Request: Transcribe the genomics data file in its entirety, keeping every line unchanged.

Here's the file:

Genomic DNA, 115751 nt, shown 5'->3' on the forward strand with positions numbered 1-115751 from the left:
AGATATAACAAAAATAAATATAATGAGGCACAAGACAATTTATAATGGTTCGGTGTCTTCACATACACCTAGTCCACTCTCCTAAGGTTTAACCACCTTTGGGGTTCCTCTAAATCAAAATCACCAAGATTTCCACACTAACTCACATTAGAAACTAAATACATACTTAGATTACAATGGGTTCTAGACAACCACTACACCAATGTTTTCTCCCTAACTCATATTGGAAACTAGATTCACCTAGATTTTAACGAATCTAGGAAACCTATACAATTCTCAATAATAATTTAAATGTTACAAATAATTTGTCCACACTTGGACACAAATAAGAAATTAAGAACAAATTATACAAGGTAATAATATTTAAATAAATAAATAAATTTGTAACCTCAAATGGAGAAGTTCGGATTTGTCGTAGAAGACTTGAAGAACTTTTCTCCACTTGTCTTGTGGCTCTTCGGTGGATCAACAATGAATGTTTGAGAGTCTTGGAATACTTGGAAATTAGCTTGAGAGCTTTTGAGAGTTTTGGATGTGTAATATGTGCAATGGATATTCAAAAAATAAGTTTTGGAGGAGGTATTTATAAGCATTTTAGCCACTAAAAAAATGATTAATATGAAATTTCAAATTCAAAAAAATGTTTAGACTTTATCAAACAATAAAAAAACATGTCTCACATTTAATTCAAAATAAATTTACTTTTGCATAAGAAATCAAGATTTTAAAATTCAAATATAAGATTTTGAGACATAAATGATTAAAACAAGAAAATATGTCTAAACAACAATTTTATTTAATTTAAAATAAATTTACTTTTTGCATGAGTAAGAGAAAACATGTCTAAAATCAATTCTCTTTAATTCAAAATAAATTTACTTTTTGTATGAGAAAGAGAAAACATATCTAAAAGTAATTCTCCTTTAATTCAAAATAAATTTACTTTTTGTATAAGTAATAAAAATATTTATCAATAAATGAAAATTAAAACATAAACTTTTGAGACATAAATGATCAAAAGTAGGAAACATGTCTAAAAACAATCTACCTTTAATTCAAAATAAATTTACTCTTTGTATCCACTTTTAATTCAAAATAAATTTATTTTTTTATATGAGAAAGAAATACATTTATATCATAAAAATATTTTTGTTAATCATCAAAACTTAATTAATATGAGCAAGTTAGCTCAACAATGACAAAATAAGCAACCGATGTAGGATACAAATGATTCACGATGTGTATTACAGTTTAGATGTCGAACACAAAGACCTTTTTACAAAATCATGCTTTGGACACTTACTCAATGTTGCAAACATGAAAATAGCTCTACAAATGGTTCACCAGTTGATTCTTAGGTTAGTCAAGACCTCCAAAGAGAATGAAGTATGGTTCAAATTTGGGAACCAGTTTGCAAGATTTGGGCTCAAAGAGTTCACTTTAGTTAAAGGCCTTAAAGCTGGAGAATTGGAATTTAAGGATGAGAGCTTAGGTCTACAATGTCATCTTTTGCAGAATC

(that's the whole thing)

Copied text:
Genomic DNA, 115751 nt, shown 5'->3' on the forward strand with positions numbered 1-115751 from the left:
AGATATAACAAAAATAAATATAATGAGGCACAAGACAATTTATAATGGTTCGGTGTCTTCACATACACCTAGTCCACTCTCCTAAGGTTTAACCACCTTTGGGGTTCCTCTAAATCAAAATCACCAAGATTTCCACACTAACTCACATTAGAAACTAAATACATACTTAGATTACAATGGGTTCTAGACAACCACTACACCAATGTTTTCTCCCTAACTCATATTGGAAACTAGATTCACCTAGATTTTAACGAATCTAGGAAACCTATACAATTCTCAATAATAATTTAAATGTTACAAATAATTTGTCCACACTTGGACACAAATAAGAAATTAAGAACAAATTATACAAGGTAATAATATTTAAATAAATAAATAAATTTGTAACCTCAAATGGAGAAGTTCGGATTTGTCGTAGAAGACTTGAAGAACTTTTCTCCACTTGTCTTGTGGCTCTTCGGTGGATCAACAATGAATGTTTGAGAGTCTTGGAATACTTGGAAATTAGCTTGAGAGCTTTTGAGAGTTTTGGATGTGTAATATGTGCAATGGATATTCAAAAAATAAGTTTTGGAGGAGGTATTTATAAGCATTTTAGCCACTAAAAAAATGATTAATATGAAATTTCAAATTCAAAAAAATGTTTAGACTTTATCAAACAATAAAAAAACATGTCTCACATTTAATTCAAAATAAATTTACTTTTGCATAAGAAATCAAGATTTTAAAATTCAAATATAAGATTTTGAGACATAAATGATTAAAACAAGAAAATATGTCTAAACAACAATTTTATTTAATTTAAAATAAATTTACTTTTTGCATGAGTAAGAGAAAACATGTCTAAAATCAATTCTCTTTAATTCAAAATAAATTTACTTTTTGTATGAGAAAGAGAAAACATATCTAAAAGTAATTCTCCTTTAATTCAAAATAAATTTACTTTTTGTATAAGTAATAAAAATATTTATCAATAAATGAAAATTAAAACATAAACTTTTGAGACATAAATGATCAAAAGTAGGAAACATGTCTAAAAACAATCTACCTTTAATTCAAAATAAATTTACTCTTTGTATCCACTTTTAATTCAAAATAAATTTATTTTTTTATATGAGAAAGAAATACATTTATATCATAAAAATATTTTTGTTAATCATCAAAACTTAATTAATATGAGCAAGTTAGCTCAACAATGACAAAATAAGCAACCGATGTAGGATACAAATGATTCACGATGTGTATTACAGTTTAGATGTCGAACACAAAGACCTTTTTACAAAATCATGCTTTGGACACTTACTCAATGTTGCAAACATGAAAATAGCTCTACAAATGGTTCACCAGTTGATTCTTAGGTTAGTCAAGACCTCCAAAGAGAATGAAGTATGGTTCAAATTTGGGAACCAGTTTGCAAGATTTGGGCTCAAAGAGTTCACTTTAGTTAAAGGCCTTAAAGCTGGAGAATTGGAATTTAAGGATGAGAGCTTAGGTCTACAATGTCATCTTTTGCAGAATC